You may have noticed cocktail bitters listed on the drink menu at your favorite restaurant, or maybe you’ve seen a bottle of them while walking down the aisles at the local liquor store. Maybe you heard about them and you’re wondering “what are bitters anyway?” There are many benefits to bitters, and not just as a trendy cocktail flavoring.
So, What are They?
Historically, bitters were used medicinally for everything from poor digestion to various infections. Over thousands of years people have eaten many wild plants which feature bitter flavors. Some herbs and foods that have been enjoyed for their bitter qualities include: dandelion, radish, artichoke, wormwood, turmeric, gentian, coffee, kale, dark chocolate, arugula, bitter melon and chamomile. Ginger, while not strictly a bitter, is a warming herb that has many functions including acting as a digestive stimulant. However, with the advent of processed foods, bitter flavors have largely been replaced by refined carbohydrates and sweets. Bitter is now a flavor lacking in many American diets.
Bitters and Digestion
Bitter receptors which sense bitterness are located throughout the body, not just on the tongue. Bitterness is a complex flavor which excites and tonifies the digestive system and has effects on other systems of the body. Bitters stimulate the vagus nerve and glossopharyngeal nerve, which moves the body out of a sympathetic and into a parasympathetic state—the “rest and digest mode.” This switch stimulates the digestive system, which causes secretion of digestive fluids from the gastrointestinal system starting with the mouth and including the stomach, pancreas, and intestines. This leaves the body primed and ready to digest and absorb the nutrients from the foods that are eaten.
Bitters help to regulate peristalsis which can encourage normal bowel movements. Not only do bitters help regulate peristalsis, they are often paired with an antispasmodic or carminative herb which helps ease bloating and gas.
The tonifying quality of bitters can include the tightening of the sphincter at the top of the stomach. This tightening prevents gastric secretions from rising, which may help sufferers of indigestion. Bitters also regulate the production of stomach acid, which can not only act as a digestive aid, but can also help with nausea.
“Bitters act as an agonist to the secretion of ghrelin hormone which can increase feelings of hunger. They also increase secretion of CCK (cholecystokinin) and GLP-1 (glucagon-like peptide-1) which slow gastric emptying.
Hormones and Appetite
Bitters can stimulate hormone production, supporting a normal appetite and encouraging a feeling of fullness without overeating. Appetite support works by several mechanisms. Bitters act as an agonist to the secretion of ghrelin hormone which can increase feelings of hunger. They also increase secretion of CCK (cholecystokinin) and GLP-1 (glucagon-like peptide-1) which slow gastric emptying. This means that while hunger is initially increased, there is a delay in gastric emptying, longer satiety, and less food eaten over time.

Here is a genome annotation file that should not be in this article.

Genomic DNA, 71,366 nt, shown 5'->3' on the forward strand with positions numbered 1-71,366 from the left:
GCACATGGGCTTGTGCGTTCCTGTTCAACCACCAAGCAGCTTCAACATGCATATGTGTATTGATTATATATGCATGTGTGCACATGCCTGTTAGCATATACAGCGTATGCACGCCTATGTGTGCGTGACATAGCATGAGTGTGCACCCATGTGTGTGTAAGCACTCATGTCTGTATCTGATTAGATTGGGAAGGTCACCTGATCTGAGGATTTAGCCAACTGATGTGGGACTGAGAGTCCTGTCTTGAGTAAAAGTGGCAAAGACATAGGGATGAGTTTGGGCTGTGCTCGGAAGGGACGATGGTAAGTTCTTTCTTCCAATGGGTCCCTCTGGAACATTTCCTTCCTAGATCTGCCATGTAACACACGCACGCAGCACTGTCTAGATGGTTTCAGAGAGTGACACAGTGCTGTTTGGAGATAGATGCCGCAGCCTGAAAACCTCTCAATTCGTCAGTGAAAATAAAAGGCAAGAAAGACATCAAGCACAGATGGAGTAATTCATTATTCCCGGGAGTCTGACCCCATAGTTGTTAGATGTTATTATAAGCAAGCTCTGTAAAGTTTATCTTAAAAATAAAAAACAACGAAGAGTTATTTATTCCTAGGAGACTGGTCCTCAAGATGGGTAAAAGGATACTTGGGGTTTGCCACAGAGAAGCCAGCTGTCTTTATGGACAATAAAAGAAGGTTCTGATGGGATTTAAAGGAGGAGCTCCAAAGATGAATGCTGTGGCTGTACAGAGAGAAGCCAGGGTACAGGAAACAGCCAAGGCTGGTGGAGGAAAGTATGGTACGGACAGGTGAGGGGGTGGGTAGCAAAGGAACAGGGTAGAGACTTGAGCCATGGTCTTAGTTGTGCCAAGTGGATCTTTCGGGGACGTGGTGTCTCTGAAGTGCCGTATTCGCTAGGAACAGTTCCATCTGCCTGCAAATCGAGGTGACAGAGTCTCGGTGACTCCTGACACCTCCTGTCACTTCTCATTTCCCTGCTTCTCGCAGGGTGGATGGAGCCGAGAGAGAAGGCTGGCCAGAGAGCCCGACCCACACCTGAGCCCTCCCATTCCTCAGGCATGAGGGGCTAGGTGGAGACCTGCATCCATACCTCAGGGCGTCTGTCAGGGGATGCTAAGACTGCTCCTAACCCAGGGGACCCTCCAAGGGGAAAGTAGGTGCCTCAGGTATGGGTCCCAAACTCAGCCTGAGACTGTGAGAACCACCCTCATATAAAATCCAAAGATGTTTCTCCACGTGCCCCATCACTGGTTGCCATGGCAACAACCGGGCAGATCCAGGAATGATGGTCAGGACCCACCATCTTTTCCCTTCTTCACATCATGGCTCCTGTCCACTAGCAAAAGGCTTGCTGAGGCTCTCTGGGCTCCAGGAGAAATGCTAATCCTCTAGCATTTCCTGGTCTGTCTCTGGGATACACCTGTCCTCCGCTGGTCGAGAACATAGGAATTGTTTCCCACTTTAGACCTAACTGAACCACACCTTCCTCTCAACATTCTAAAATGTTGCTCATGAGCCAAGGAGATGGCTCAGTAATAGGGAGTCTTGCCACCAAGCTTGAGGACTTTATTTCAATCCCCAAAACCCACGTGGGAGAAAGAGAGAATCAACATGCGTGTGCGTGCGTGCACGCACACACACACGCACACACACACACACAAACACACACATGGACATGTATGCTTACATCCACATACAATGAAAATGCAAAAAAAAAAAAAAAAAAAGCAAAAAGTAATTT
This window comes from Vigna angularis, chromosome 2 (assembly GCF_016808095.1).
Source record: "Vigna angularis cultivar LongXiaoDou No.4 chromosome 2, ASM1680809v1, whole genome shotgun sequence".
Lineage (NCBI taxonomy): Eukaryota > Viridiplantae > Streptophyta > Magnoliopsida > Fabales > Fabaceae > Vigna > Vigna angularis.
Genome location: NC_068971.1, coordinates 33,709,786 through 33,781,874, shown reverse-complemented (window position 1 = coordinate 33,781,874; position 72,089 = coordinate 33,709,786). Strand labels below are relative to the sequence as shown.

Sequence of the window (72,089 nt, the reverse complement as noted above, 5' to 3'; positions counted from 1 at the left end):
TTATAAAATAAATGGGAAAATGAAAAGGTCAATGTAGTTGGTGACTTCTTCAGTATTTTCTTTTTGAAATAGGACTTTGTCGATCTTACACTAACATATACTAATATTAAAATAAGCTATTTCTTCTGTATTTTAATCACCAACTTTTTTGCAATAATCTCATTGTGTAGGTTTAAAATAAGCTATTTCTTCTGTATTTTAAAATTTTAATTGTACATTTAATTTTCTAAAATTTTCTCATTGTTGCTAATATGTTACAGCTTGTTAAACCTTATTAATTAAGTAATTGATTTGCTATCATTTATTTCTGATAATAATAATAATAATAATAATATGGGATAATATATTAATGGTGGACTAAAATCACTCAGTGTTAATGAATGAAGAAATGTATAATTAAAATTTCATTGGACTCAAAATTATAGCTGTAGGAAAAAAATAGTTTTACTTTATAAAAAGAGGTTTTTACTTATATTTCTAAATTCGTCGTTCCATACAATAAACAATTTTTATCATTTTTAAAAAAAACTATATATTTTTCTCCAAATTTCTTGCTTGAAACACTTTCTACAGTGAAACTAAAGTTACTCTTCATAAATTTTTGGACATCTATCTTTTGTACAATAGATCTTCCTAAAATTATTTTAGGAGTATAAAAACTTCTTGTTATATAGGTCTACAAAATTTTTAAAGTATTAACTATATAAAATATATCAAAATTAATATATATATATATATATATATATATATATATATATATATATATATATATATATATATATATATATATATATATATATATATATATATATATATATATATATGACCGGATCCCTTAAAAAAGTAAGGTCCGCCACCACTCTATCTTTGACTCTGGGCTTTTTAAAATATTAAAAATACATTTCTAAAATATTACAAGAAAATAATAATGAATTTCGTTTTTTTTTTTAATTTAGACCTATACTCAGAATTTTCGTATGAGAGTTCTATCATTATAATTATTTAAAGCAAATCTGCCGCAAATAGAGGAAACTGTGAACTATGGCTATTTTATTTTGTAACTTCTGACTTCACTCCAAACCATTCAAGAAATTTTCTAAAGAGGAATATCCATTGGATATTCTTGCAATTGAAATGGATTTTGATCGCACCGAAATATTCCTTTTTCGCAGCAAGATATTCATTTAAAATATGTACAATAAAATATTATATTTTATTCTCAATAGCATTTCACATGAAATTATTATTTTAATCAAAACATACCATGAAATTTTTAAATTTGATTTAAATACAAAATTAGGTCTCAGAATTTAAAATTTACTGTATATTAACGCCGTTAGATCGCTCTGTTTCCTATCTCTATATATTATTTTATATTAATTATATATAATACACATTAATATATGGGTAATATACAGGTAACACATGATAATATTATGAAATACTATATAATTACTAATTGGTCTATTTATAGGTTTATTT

Bitters and Blood Sugar
People are hardwired to select sweet flavored foods, as sweets supply a ready source of energy. This may work at times when food is scarce, but it may not be helpful with an abundance of available foods. Bitters can soothe sugar cravings by decreasing sugar signaling to the brain, possibly by blocking sugar receptors.
Studies also show:
- Bitters slow the digestion of carbohydrates by inhibition of a-glucosidase. This prevents absorption of carbohydrates in the intestinal lumen, which may lead to better control over blood sugar.
- Bitters increase PPAR-y (peroxisome proliferator-activated receptor gamma) and GluT-4 (glucose transporter type 4) protein expression at the cellular level, leading to enhanced insulin signaling, improved insulin sensitivity, increased glucose uptake, and decreased blood sugar levels.
- Bitters have also been shown to increase glycogen storage by the liver, reducing blood glucose.
Bitters and the Liver
The phytochemicals in bitters can support the cells of the liver directly by establishing healthy antioxidant production, bile synthesis, and metabolism. By supporting the liver, bitters can promote a gentle detoxification of the body. As a bonus, this detoxification may mean healthier skin due to the decrease of toxins in the body.
There are so many benefits to taking bitters. They are easy to incorporate into a daily diet and not just for cool cocktails!
This article has been shared with permission from Energetix Corp.
As a pioneer in bioenergetic medicine for more than 25 years, Energetix formulates with an appreciation for the body’s innate wisdom and a recognition of its diverse energy pathways. The Energetix line of over 120 products contains innovative homeopathic, spagyric botanical and nutritional formulas to address a wide range of clinical concerns. Health care providers may feel free to call Practitioner Support for any questions about bitters and other features of our products.
Author: Emily Greene-Hartsfield, ND is a Practitioner Support Specialist and Quality Product Manager at Energetix Corp in Dahlonega, GA. Dr. Hartsfield earned her Doctor of Naturopathic Medicine degree from Bastyr University in Seattle, WA., received her BSc in Biology with a concentration in Medical Laboratory Science from Auburn University at Montgomery, and holds an Associate’s degree in Bioscience Technology.
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